Journal policy on research data and code availability is an important part of the ongoing shift toward publishing reproducible computational science. This article extends the literature by studying journal data sharing policies by year (for both 2011 and 2012) for a referent set of 170 journals. We make a further contribution by evaluating code sharing policies, supplemental materials policies, and open access status for these 170 journals for each of 2011 and 2012. We build a predictive model of open data and code policy adoption as a function of impact factor and publisher and find higher impact journals more likely to have open data and code policies and scientific societies more likely to have open data and code policies than commercial publishers. We also find open data policies tend to lead open code policies, and we find no relationship between open data and code policies and either supplemental material policies or open access journal status. Of the journals in this study, 38% had a data policy, 22% had a code policy, and 66% had a supplemental materials policy as of June 2012. This reflects a striking one year increase of 16% in the number of data policies, a 30% increase in code policies, and a 7% increase in the number of supplemental materials policies. We introduce a new dataset to the community that categorizes data and code sharing, supplemental materials, and open access policies in 2011 and 2012 for these 170 journals.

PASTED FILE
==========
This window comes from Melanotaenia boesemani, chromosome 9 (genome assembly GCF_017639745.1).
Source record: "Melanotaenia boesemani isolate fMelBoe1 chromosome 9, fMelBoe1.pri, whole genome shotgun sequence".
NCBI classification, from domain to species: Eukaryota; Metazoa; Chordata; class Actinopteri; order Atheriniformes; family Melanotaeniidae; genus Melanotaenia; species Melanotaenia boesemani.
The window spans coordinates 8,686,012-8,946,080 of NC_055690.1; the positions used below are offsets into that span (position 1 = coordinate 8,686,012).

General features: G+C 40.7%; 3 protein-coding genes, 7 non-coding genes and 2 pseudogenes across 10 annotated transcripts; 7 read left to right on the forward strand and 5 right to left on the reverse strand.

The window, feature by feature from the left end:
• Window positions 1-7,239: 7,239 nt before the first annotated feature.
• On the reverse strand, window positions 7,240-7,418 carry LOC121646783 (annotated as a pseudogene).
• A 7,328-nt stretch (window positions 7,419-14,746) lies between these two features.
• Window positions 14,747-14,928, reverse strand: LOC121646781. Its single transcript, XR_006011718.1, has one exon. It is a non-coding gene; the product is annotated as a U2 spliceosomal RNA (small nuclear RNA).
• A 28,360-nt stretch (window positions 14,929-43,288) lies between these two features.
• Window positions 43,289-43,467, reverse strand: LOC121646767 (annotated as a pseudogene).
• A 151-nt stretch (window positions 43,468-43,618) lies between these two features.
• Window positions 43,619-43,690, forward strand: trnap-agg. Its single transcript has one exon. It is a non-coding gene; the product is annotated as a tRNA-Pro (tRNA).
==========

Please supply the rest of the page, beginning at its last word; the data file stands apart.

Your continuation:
In healthcare, a great deal of time, money and energy go into producing public reports for a wide range of audiences. Reporting strategies often target audiences like the general public, whose behaviour is not readily changed by the information in report cards. However, when it comes to effectively targeting groups that can actually use the data to achieve significant impacts, one audience stands out from the rest: health system managers and providers, who can interpret and apply performance data to improve the quality of care their organizations deliver. The evidence behind performance reports was recently summarized in Evidence Boost for Quality, a special subseries of Evidence Boost, produced by the Canadian Health Services Research Foundation to showcase healthcare issues where research indicates a preferred course of action in health services management and policy. To access archived issues of Evidence Boost, visit .
The synthesis of the BONUS+ research is introduced. The HELCOM Baltic Sea Action Plan is examined as a case to illustrate the potentials and challenges in building the science–policymaking interface on a macroregional level. The projects address environmental challenges in the Baltic Sea as defined by the Baltic Sea Action Plan, or consider the environmental governance and decision making within the Baltic Sea context in general. Eutrophication, biodiversity, hazardous substances, maritime activities, and the environment governance are addressed, as are crosscutting issues, such as the impact of climate change, maritime spatial planning and impacts of future development on ecosystem services. The projects contributed to relevant policy developments: 37 consultations carried out at EU level, 49 modifications to policy documents and action plans, 153 suggestions for the efficacy of pertinent public policies and governance, and in 570 occasions, scientists working in BONUS+ projects served as members or observers in scientific and stakeholder committees.
Baltic Sea; HELCOM; The joint Baltic Sea research and development programme; Linking science and policy; Sustainable ecosystem services